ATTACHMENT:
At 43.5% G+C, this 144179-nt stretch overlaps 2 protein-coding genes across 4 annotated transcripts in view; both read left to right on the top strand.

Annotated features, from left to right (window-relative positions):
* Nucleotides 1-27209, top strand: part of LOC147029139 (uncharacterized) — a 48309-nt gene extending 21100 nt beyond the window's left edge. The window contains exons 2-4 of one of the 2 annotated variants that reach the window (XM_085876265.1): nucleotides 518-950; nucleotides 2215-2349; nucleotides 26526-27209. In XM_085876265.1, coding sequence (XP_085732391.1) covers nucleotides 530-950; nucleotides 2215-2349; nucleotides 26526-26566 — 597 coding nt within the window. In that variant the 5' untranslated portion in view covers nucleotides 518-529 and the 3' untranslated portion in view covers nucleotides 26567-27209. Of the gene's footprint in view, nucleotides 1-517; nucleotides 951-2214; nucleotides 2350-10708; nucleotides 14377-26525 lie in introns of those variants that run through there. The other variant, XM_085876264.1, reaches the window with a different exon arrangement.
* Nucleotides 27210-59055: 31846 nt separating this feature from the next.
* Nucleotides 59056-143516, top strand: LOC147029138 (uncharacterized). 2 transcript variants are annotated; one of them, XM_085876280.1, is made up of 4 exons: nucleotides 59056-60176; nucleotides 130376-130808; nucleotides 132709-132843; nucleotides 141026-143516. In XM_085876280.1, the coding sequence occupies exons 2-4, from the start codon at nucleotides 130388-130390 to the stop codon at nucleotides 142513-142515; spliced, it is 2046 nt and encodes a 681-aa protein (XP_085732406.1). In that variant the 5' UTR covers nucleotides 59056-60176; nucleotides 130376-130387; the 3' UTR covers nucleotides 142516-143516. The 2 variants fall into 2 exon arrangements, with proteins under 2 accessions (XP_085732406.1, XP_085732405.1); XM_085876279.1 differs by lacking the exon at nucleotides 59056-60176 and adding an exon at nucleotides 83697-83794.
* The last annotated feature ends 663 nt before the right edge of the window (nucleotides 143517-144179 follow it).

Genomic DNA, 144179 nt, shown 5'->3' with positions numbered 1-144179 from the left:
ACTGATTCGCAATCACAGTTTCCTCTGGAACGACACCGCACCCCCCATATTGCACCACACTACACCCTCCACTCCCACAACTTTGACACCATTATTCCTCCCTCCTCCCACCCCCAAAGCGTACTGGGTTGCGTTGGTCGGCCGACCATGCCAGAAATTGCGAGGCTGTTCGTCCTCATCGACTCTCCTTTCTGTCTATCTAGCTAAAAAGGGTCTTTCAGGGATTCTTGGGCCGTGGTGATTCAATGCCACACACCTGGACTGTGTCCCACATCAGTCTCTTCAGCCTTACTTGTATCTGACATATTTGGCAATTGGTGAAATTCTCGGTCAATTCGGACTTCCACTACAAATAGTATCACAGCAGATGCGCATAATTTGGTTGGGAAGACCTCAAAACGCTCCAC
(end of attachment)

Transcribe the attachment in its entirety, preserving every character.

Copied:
At 43.5% G+C, this 144179-nt stretch overlaps 2 protein-coding genes across 4 annotated transcripts in view; both read left to right on the top strand.

Annotated features, from left to right (window-relative positions):
* Nucleotides 1-27209, top strand: part of LOC147029139 (uncharacterized) — a 48309-nt gene extending 21100 nt beyond the window's left edge. The window contains exons 2-4 of one of the 2 annotated variants that reach the window (XM_085876265.1): nucleotides 518-950; nucleotides 2215-2349; nucleotides 26526-27209. In XM_085876265.1, coding sequence (XP_085732391.1) covers nucleotides 530-950; nucleotides 2215-2349; nucleotides 26526-26566 — 597 coding nt within the window. In that variant the 5' untranslated portion in view covers nucleotides 518-529 and the 3' untranslated portion in view covers nucleotides 26567-27209. Of the gene's footprint in view, nucleotides 1-517; nucleotides 951-2214; nucleotides 2350-10708; nucleotides 14377-26525 lie in introns of those variants that run through there. The other variant, XM_085876264.1, reaches the window with a different exon arrangement.
* Nucleotides 27210-59055: 31846 nt separating this feature from the next.
* Nucleotides 59056-143516, top strand: LOC147029138 (uncharacterized). 2 transcript variants are annotated; one of them, XM_085876280.1, is made up of 4 exons: nucleotides 59056-60176; nucleotides 130376-130808; nucleotides 132709-132843; nucleotides 141026-143516. In XM_085876280.1, the coding sequence occupies exons 2-4, from the start codon at nucleotides 130388-130390 to the stop codon at nucleotides 142513-142515; spliced, it is 2046 nt and encodes a 681-aa protein (XP_085732406.1). In that variant the 5' UTR covers nucleotides 59056-60176; nucleotides 130376-130387; the 3' UTR covers nucleotides 142516-143516. The 2 variants fall into 2 exon arrangements, with proteins under 2 accessions (XP_085732406.1, XP_085732405.1); XM_085876279.1 differs by lacking the exon at nucleotides 59056-60176 and adding an exon at nucleotides 83697-83794.
* The last annotated feature ends 663 nt before the right edge of the window (nucleotides 143517-144179 follow it).

Genomic DNA, 144179 nt, shown 5'->3' with positions numbered 1-144179 from the left:
ACTGATTCGCAATCACAGTTTCCTCTGGAACGACACCGCACCCCCCATATTGCACCACACTACACCCTCCACTCCCACAACTTTGACACCATTATTCCTCCCTCCTCCCACCCCCAAAGCGTACTGGGTTGCGTTGGTCGGCCGACCATGCCAGAAATTGCGAGGCTGTTCGTCCTCATCGACTCTCCTTTCTGTCTATCTAGCTAAAAAGGGTCTTTCAGGGATTCTTGGGCCGTGGTGATTCAATGCCACACACCTGGACTGTGTCCCACATCAGTCTCTTCAGCCTTACTTGTATCTGACATATTTGGCAATTGGTGAAATTCTCGGTCAATTCGGACTTCCACTACAAATAGTATCACAGCAGATGCGCATAATTTGGTTGGGAAGACCTCAAAACGCTCCAC